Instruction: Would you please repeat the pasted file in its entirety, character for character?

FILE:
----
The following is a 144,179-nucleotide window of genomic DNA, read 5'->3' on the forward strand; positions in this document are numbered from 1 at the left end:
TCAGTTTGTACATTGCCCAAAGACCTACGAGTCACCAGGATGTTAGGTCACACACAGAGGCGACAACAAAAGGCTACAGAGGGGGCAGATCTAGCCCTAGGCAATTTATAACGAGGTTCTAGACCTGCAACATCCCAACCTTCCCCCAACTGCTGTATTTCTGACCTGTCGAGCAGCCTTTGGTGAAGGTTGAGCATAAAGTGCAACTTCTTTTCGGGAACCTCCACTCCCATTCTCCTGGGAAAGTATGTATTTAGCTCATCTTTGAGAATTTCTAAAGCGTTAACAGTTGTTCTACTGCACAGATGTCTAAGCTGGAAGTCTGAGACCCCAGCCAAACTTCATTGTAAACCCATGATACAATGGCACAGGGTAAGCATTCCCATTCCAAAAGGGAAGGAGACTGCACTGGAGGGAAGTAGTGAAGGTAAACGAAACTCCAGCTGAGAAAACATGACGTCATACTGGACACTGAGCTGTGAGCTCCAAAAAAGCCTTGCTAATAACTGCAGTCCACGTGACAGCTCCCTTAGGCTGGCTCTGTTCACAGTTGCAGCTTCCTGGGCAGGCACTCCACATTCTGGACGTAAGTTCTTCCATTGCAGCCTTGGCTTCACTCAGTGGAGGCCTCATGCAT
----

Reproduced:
The following is a 144,179-nucleotide window of genomic DNA, read 5'->3' on the forward strand; positions in this document are numbered from 1 at the left end:
TCAGTTTGTACATTGCCCAAAGACCTACGAGTCACCAGGATGTTAGGTCACACACAGAGGCGACAACAAAAGGCTACAGAGGGGGCAGATCTAGCCCTAGGCAATTTATAACGAGGTTCTAGACCTGCAACATCCCAACCTTCCCCCAACTGCTGTATTTCTGACCTGTCGAGCAGCCTTTGGTGAAGGTTGAGCATAAAGTGCAACTTCTTTTCGGGAACCTCCACTCCCATTCTCCTGGGAAAGTATGTATTTAGCTCATCTTTGAGAATTTCTAAAGCGTTAACAGTTGTTCTACTGCACAGATGTCTAAGCTGGAAGTCTGAGACCCCAGCCAAACTTCATTGTAAACCCATGATACAATGGCACAGGGTAAGCATTCCCATTCCAAAAGGGAAGGAGACTGCACTGGAGGGAAGTAGTGAAGGTAAACGAAACTCCAGCTGAGAAAACATGACGTCATACTGGACACTGAGCTGTGAGCTCCAAAAAAGCCTTGCTAATAACTGCAGTCCACGTGACAGCTCCCTTAGGCTGGCTCTGTTCACAGTTGCAGCTTCCTGGGCAGGCACTCCACATTCTGGACGTAAGTTCTTCCATTGCAGCCTTGGCTTCACTCAGTGGAGGCCTCATGCAT